Washington described the flow of health information as “critical to many of our national priorities,” like precision medicine or the National Cancer Moonshot Initiative led by Vice President Joe Biden.

The data release came on the same day the Centers for Medicare & Medicaid Services issued a correctionto the final rule implementing Stage 3 of meaningful use. The change to Measure 2—which requires hospitals to add to a patient’s record an electronic summary of care document for more than 40 percent of transitions and referrals received and encounters with new patients—deletes the requirement that the source of the summary of care document be from outside the provider’s EHR.

Interoperability Push

The latest data on information exchange among providers came amid the Obama administration’s ongoing push to lower the barriers to interoperability and data exchange. One part of that push has been an effort to get vendors and providers to pledge not to block the flow of patient data.

Although the vendors signing the pledge provide 90 percent of the EHRs in U.S. hospitals, providers continued to raise concerns that vendors are blocking data.

“In Oklahoma, we see little provider data blocking and the reason for that is because the value-based providers have taken root, they are dependent on how well they take care of patients, and as a physician, I take the oath I will do no harm and share data where it needs to go—whether the patient leaves my practice or not, I'm obligated to help the next doctor in line take care of that patient,” David C. Kendrick, MD, a board member of the Strategic Health Information Exchange Collaborative said at the event.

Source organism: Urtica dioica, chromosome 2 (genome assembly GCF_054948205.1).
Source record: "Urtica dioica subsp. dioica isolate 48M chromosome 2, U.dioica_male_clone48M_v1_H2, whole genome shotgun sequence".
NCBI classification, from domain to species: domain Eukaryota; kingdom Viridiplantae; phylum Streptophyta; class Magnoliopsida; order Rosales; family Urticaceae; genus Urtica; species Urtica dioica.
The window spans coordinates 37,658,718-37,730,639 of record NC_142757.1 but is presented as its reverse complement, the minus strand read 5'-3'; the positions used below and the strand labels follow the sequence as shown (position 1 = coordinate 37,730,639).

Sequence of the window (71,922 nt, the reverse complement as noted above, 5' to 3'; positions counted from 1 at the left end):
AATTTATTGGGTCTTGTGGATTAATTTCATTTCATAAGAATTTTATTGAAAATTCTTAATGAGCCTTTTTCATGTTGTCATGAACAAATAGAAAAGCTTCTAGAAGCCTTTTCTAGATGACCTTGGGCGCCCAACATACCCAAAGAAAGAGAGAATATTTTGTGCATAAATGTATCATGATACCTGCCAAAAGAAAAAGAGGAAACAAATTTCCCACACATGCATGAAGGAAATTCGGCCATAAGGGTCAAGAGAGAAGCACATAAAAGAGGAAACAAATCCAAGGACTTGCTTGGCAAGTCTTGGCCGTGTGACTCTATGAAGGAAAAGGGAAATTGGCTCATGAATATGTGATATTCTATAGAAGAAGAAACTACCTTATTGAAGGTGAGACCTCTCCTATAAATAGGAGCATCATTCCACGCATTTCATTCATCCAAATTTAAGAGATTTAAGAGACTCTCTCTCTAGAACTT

In contrast, many providers must pay vendors to join a local health information exchange network.

“That will not get interoperability done in this country, and we need to protect the role of governance in the exchange of this data to cover that,” Kendrick said.

The lengthy ongoing process to develop common interoperability standards also drew criticism from providers.

“What we are trying to do isn't that hard—we're trying to define a set of data that we can move between information systems, and in health systems across the country and banks, we do it all the time,” Marc Probst, CIO, Intermountain Healthcare, said at the meeting.

Meanwhile, David McCallie, MD, a senior vice president at Cerner Corp., warned that the current definition of interoperability is inadequate and will not provide clinicians with “actionable” data.

“We're going to go from having little interoperability to having lots of data flowing and then discover that is not good enough,” McCallie said.

The solution to the lack of actionable data may be the ability to plug an app, like one with a population health manager setting, into a remote system to provide the needed data, according to McCallie.


Rich Daly is a senior writer/editor in HFMA’s Washington, D.C. office. Follow Rich on Twitter: @rdalyhealthcare

Publication Date: Wednesday, June 01, 2016